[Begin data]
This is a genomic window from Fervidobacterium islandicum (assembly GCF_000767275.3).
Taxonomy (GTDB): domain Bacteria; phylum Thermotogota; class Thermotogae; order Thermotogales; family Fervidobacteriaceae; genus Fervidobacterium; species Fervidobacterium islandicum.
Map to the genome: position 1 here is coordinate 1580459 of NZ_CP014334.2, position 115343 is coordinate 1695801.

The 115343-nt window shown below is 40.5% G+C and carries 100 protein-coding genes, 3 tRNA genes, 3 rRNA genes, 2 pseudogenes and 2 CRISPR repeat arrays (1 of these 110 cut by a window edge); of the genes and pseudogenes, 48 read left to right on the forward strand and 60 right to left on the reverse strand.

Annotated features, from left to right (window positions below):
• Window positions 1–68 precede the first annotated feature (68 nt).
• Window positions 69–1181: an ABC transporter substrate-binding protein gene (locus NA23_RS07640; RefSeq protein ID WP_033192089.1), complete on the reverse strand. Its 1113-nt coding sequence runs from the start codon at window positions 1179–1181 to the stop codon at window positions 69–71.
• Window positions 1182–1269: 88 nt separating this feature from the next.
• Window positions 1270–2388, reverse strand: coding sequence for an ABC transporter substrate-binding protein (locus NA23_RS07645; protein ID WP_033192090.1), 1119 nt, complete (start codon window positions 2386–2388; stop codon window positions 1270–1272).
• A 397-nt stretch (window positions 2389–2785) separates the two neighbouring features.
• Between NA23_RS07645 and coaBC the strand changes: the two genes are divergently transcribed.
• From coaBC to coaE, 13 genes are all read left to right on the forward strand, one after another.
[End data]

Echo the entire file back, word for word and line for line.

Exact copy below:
This is a genomic window from Fervidobacterium islandicum (assembly GCF_000767275.3).
Taxonomy (GTDB): domain Bacteria; phylum Thermotogota; class Thermotogae; order Thermotogales; family Fervidobacteriaceae; genus Fervidobacterium; species Fervidobacterium islandicum.
Map to the genome: position 1 here is coordinate 1580459 of NZ_CP014334.2, position 115343 is coordinate 1695801.

The 115343-nt window shown below is 40.5% G+C and carries 100 protein-coding genes, 3 tRNA genes, 3 rRNA genes, 2 pseudogenes and 2 CRISPR repeat arrays (1 of these 110 cut by a window edge); of the genes and pseudogenes, 48 read left to right on the forward strand and 60 right to left on the reverse strand.

Annotated features, from left to right (window positions below):
• Window positions 1–68 precede the first annotated feature (68 nt).
• Window positions 69–1181: an ABC transporter substrate-binding protein gene (locus NA23_RS07640; RefSeq protein ID WP_033192089.1), complete on the reverse strand. Its 1113-nt coding sequence runs from the start codon at window positions 1179–1181 to the stop codon at window positions 69–71.
• Window positions 1182–1269: 88 nt separating this feature from the next.
• Window positions 1270–2388, reverse strand: coding sequence for an ABC transporter substrate-binding protein (locus NA23_RS07645; protein ID WP_033192090.1), 1119 nt, complete (start codon window positions 2386–2388; stop codon window positions 1270–1272).
• A 397-nt stretch (window positions 2389–2785) separates the two neighbouring features.
• Between NA23_RS07645 and coaBC the strand changes: the two genes are divergently transcribed.
• From coaBC to coaE, 13 genes are all read left to right on the forward strand, one after another.